Just three weeks before governments around the world gather in New York to review progress on the Beijing Platform for Action, South Africa’s Ministry of Women hosted a meeting in Kempton Park on 16 February 2015 for civil society organisations to give input into South Africa’s official report to be presented at the 59th session of the United Nations Commission on the Status of Women (UNCSW). The Beijing Declaration and Platform for Action are documents that state parties negotiated and agreed to at the Fourth United Nations World Conference on Women in 1995 in Beijing, China.
This year, the UNCSW will review implementation of the Beijing Platform for Action twenty years after its inception. A report on South Africa’s progress was submitted to the United Nations Economic Commission for Africa (UNECA) in June 2014. However, by the Ministry’s own admission, the report was not widely consultative. While we commend the Minister of Women for withdrawing the initial submission to the UNECA, we are deeply concerned with how the consultative process was handled. We cannot, with good conscience, endorse a process that claims to be inclusive but only amounts to the contributions of approximately 80 people. At the meeting on Monday, attendees were handed copies of South Africa’s Beijing+20 report and split into small groups to try to fill in the gaps. The few hours given to do this was not nearly enough to even scratch the surface. If the final product is to be a true reflection of the status of women in South Africa then sufficient time must be set aside to garner meaningful engagement.
“We are struggling to locate the experiences of South African women within this process,” said Jabu Tugwana of People Opposing Women Abuse (POWA), “The integrity and complex nature of South African women’s experiences and interpretations of their experience is missing.”
The need for wide consultation and legitimate engagement was raised by representatives of COSATU and the ANC Women’s League (ANCWL). In response, the Minister of Women, Susan Shabangu acknowledged the late timing of the consultation and offered attendees a week’s grace to submit further comments. Furthermore, the Minister tried to remedy the problem by saying that the consultation process was not only about the UNCSW or “a trip to New York”, but a long-term discussion with the nation that will continue when the official delegation returns to South Africa. However, despite Minister Shabangu’s efforts, more doubt set in when it was discovered that there were at least two versions of the country report doing the rounds at the meeting.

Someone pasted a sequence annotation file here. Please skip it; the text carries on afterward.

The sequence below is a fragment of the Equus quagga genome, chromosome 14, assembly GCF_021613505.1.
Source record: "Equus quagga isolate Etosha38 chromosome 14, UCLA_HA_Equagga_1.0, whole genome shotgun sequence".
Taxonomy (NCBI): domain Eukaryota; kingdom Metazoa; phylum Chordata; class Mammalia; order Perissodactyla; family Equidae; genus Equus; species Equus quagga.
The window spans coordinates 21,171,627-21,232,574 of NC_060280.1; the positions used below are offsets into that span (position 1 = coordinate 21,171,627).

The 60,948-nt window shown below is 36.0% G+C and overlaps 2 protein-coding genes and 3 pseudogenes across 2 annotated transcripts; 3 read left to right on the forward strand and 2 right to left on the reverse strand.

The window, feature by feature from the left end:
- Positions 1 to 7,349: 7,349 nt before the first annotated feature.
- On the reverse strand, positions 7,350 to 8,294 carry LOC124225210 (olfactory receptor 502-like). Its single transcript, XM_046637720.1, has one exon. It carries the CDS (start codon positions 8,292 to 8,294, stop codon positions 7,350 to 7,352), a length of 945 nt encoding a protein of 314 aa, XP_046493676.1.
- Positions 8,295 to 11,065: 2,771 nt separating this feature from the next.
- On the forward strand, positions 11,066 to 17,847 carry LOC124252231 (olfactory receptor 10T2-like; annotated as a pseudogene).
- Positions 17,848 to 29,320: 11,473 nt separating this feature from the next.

Elizabeth Petersen from the South African Faith and Family Institute (SAFFI) was part of the break out group (“commission”) at Monday’s meeting focusing on the “Human Rights of Women, Violence against Women and Armed Conflict”. She shared her disappointment in the slow progress made, saying, “at the dawn of our democracy, violence against women (VAW) was a national priority but today very little time was given to thrash out VAW issues and even less civil society voice was heard on this matter in our commission.”
Although the Minister of Women has said that discussions will continue after the UNCSW, a report is going to be presented on the status of women in South Africa at the UN global platform next month and that report will not show the realities that South African women face. Things cannot continue in this manner.
The National Strategic Plan (NSP) for Gender-Based Violence Campaign partners continue to demand fully consultative processes for all issues relating to women and particularly issues addressing and assessing violence against women in South Africa. It is our hope that the South African government will honestly reflect on where we are as a country as we seek to find healthy partnerships between government and civil society on this critical matter. We will not be forced to to rush our own processes to catch up with the global discourse at the expense of countless women who experience violence and abuse in both the private and public spaces.
NSP Campaign Partners: Access Chapter 2, Amnesty International, Community Law Centre, Disability Sector, Eastern Cape AIDS Crisis, Embrace Dignity, Emtonjeni CBO, ESSET, FEDUSA, Gender Dynamix, Gender Links, Grassroots Soccer, GRIP, JAW, Love 167, LRC, Masimanyane, Matrix Men, MOSAIC, MSF, NACOSA, NAMKO, New World Foundation, PACSA, Positive Women’s Network, POWA, Progressive Women’s Movement, Project Empower, Rape Crisis, SA Council of Churches, SACWF, SAFFI, SANAC , Sekwele Centre for Social Reflection, Sisonke Sex Workers’Movement, Social Justice Coalition, Sonke Gender Justice, SWEAT, TAC, TB/HIV Care, TEARS, Thusanang, TLAC, TVEP, University of Pretoria Centre for Human Rights + Centre for Study of AIDS, WC Network on Violence Against Women, Women on Farms and World AIDS Campaign International.